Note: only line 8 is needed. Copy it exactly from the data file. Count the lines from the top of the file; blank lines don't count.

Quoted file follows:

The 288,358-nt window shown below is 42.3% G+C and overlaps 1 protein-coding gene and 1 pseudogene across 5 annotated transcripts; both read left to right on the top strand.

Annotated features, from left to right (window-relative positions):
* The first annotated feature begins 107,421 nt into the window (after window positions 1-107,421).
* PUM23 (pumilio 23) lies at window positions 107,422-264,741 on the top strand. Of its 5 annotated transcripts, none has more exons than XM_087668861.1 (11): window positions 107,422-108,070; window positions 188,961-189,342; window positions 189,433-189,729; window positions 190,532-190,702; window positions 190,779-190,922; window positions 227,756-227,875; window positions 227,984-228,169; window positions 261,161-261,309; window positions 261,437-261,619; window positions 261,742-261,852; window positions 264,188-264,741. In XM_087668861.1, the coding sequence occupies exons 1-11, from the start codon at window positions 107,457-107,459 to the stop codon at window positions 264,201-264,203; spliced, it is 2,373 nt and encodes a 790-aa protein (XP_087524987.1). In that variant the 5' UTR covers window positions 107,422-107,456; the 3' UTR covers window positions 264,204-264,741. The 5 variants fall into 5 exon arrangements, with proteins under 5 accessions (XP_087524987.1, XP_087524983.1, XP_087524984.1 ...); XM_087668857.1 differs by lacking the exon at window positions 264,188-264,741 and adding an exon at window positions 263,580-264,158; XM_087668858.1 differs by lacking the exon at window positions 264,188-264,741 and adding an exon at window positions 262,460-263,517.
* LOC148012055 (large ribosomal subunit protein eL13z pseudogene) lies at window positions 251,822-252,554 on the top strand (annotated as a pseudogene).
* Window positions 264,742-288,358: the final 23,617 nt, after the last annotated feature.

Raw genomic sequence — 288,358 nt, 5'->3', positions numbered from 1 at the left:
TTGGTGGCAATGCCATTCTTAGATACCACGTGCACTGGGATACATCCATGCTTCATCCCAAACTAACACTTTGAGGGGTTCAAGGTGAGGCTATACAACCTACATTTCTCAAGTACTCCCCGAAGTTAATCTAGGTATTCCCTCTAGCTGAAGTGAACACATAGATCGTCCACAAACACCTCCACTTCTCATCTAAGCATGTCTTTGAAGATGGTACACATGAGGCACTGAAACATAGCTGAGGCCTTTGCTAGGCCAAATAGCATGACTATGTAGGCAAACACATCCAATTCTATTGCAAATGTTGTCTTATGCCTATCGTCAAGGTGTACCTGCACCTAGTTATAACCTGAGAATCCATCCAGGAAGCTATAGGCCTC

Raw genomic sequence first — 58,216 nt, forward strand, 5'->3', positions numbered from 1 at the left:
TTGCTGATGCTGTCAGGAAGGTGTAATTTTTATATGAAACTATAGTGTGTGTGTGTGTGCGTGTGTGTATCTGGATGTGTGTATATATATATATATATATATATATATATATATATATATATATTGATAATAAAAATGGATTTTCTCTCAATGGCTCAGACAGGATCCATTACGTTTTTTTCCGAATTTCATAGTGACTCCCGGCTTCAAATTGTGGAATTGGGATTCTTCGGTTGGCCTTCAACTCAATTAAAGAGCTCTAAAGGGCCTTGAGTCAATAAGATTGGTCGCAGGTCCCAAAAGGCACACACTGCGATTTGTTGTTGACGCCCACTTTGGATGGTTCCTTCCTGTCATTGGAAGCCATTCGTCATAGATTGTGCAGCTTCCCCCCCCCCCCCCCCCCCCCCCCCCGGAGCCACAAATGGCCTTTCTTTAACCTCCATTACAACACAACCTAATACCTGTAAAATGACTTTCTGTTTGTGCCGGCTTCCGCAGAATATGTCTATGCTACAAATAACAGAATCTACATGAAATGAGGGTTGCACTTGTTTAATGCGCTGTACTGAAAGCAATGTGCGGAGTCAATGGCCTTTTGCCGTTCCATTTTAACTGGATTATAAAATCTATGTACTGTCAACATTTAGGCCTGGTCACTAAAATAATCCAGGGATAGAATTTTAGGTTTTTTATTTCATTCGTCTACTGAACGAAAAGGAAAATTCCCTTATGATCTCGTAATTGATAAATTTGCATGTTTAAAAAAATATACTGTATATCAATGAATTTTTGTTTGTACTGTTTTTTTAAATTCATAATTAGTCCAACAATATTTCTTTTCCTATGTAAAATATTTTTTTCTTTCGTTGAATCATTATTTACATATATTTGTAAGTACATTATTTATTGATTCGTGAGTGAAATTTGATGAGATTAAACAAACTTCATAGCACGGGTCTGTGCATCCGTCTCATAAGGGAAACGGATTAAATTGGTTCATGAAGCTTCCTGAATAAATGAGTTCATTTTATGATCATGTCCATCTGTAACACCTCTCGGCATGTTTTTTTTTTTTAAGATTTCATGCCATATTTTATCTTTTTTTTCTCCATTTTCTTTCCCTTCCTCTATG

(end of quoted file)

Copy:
TTGGTGGCAATGCCATTCTTAGATACCACGTGCACTGGGATACATCCATGCTTCATCCCAAACTAACACTTTGAGGGGTTCAAGGTGAGGCTATACAACCTACATTTCTCAAGTACTCCCCGAAGTTAATCTAGGTATTCCCTCTAGCTGAAGTGAACACATAGATCGTCCACAAACACCTCCACTTCTCATCTAAGCATGTCTTTGAAGATGGTACACATGAGGCACTGAAACATAGCTGAGGCCTTTGCTAGGCCAAATAGCATGACTATGTAGGCAAACACATCCAATTCTATTGCAAATGTTGTCTTATGCCTATCGTCAAGGTGTACCTGCACCTAGTTATAACCTGAGAATCCATCCAGGAAGCTATAGGCCTC